The Works of Alexander Pope, Esq: In Verse and Prose, Volum 7

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Side 99 - HAPPY the man whose wish and care A few paternal acres bound, Content to breathe his native air, In his own ground ; Whose herds with milk, whose fields with bread, Whose flocks supply him with attire ; Whose trees in Summer yield him shade, In Winter fire.
Side 355 - Inarime is an epitome of the whole earth, containing within the compass of eighteen miles, a wonderful variety of hills, vales, ragged rocks, fruitful plains, and barren mountains, all thrown together in a most romantic confusion.
Side 39 - Arcades, invidia rumpantur ut ilia Codro ; aut, si ultra placitum laudarit, baccare frontem cingite, ne vati noceat mala lingua futuro.
Side 60 - People seek for what they call wit, on all subjects, and in all places ; not considering that nature loves truth so well, that it hardly ever admits of flourishing : Conceit is to nature what paint is to beauty ; it is not only needless, but impairs what it would improve.
Side 366 - So in short, I borrowed this stonehorse of my Publisher, which he had of Mr. Oldmixon for a debt; he lent me too the pretty boy you...
Side 277 - I never had any esteem for, are likely to enjoy this world after me. When I reflect what an...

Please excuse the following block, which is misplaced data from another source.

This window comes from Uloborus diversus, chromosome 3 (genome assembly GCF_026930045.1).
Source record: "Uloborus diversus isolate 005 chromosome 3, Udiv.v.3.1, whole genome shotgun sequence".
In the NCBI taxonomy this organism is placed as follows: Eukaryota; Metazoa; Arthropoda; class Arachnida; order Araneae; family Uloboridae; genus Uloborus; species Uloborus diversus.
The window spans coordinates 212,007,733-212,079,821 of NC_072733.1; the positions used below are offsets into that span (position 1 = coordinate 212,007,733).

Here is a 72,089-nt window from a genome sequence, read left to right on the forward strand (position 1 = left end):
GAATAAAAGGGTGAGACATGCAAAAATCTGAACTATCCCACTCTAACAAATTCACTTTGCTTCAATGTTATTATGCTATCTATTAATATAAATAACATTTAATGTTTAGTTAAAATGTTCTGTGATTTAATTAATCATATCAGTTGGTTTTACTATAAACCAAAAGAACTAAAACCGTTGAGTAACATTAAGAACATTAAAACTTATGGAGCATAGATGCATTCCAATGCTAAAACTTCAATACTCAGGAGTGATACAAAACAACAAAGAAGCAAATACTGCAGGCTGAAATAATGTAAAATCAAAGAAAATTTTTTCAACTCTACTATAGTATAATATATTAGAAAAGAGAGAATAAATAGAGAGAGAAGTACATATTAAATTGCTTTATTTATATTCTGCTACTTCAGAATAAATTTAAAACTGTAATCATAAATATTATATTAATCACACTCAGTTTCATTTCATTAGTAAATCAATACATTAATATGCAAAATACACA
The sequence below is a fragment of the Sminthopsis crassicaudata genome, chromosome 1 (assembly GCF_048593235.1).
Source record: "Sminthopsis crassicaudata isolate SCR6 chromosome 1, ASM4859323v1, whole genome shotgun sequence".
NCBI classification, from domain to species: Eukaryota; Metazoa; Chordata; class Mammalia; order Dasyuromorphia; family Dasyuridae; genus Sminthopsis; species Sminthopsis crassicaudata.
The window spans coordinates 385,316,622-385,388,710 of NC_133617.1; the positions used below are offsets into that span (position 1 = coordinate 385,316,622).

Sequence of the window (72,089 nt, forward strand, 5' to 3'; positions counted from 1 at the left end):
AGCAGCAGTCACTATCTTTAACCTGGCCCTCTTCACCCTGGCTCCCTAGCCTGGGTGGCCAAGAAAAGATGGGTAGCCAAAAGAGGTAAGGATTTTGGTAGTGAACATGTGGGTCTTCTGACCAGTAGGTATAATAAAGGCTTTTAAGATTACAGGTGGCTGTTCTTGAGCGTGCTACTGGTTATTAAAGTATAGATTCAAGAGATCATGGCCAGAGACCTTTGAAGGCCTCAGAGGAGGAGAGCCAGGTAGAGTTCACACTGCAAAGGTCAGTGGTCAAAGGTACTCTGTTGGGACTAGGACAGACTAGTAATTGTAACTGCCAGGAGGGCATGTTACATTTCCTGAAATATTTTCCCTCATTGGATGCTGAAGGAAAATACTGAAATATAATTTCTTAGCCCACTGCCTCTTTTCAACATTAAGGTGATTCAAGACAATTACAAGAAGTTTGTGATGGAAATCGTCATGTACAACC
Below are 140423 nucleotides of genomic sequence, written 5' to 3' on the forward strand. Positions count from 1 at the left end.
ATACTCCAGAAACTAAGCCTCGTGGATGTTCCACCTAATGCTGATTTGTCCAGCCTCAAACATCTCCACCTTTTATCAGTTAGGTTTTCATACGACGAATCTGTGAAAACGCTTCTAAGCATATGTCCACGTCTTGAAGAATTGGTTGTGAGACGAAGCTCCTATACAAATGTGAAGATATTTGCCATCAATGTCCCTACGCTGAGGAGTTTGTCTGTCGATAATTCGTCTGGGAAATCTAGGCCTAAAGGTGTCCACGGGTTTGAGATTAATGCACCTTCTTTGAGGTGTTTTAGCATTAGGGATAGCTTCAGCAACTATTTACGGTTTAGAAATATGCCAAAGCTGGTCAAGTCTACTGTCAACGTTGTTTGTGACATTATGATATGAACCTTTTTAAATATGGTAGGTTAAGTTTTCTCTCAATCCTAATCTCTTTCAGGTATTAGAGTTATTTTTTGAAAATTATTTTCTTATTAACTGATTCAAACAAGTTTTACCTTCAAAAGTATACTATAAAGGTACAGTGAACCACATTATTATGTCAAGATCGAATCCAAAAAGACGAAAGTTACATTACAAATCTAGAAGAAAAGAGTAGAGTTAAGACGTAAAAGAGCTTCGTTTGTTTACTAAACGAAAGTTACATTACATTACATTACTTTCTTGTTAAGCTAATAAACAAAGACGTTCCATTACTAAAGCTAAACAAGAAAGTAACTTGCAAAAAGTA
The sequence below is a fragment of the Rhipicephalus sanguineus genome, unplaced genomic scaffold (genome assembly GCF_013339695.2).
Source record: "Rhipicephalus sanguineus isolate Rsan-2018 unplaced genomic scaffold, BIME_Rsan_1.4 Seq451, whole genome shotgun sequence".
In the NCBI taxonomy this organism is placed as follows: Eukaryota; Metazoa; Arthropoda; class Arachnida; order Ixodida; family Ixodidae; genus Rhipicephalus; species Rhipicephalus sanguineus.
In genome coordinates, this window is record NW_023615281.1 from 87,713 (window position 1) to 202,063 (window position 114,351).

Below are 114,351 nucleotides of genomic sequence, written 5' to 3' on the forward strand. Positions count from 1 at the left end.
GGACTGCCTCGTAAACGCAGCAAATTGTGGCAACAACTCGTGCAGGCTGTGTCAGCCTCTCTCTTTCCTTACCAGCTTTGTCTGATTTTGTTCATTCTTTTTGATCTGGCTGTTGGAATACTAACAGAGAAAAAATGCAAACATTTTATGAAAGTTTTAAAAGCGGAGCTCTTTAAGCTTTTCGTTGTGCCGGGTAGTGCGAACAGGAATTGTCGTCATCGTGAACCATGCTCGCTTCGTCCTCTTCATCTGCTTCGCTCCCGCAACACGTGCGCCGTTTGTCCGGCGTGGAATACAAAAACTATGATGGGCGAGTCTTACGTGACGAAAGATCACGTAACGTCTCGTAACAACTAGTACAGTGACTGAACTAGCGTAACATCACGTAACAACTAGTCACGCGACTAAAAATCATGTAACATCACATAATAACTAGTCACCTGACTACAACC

Side 68 - It is not enough that nothing offends the Ear, but a good Poet will adapt the very Sounds, as well as Words, to the things he treats of. So that there is (if one may express it so) a Style of Sound. As in describing a gliding Stream, the Numbers shou'd run easy and flowing; in describing a rough Torrent or Deluge, sonorous and swelling, and so of the rest.
Side 106 - Histories are more full of examples of the fidelity of dogs than of friends...
Side 369 - I have known one of them take down a Greek book upon my counter, and cry, Ah, this is Hebrew, I must read it from the latter end.
Side 198 - Westphalia ham in a morning, ride over hedges and ditches on borrowed hacks, come home in the heat of the day with a fever, and (what...

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